In Warner Robins, Georgia, the Museum of Aviation’s B-17 bomber that is now in pieces is at least a year away from being whole again. But it also offers a unique opportunity.
Visitors will be able to see the beloved plane like few who didn’t serve as aircraft mechanics during World War II ever have.
Bob Denison, the lead volunteer on the restoration of the B-17 at the Museum of Aviation, shows the fuel bladders inside of one of the plane’s wings.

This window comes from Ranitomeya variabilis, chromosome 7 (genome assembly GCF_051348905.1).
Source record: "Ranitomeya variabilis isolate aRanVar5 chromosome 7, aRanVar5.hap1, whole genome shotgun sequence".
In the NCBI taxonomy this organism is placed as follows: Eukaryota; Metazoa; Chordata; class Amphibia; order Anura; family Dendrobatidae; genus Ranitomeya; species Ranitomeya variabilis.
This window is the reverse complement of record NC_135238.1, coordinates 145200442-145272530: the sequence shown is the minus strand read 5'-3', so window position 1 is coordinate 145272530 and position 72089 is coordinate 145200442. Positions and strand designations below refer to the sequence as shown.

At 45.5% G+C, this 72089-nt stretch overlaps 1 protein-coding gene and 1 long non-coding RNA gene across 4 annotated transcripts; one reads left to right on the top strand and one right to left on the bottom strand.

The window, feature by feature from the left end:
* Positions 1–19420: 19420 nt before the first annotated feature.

Not only is the plane the museum’s first project to be restored while on public display, but the project also will go far beyond cosmetics.
Volunteers already are painstakingly doing things that might never be noticed once it’s all complete.
Many of the plane’s internal parts will be restored as well. That’s part of the reason the project is expected to cost at least $400,000 and take four to five years to complete.
“We could restore it and just make it look nice, but that just doesn’t seem right,” said the museum’s curator, Mike Rowland. “It’s such a rare airplane.”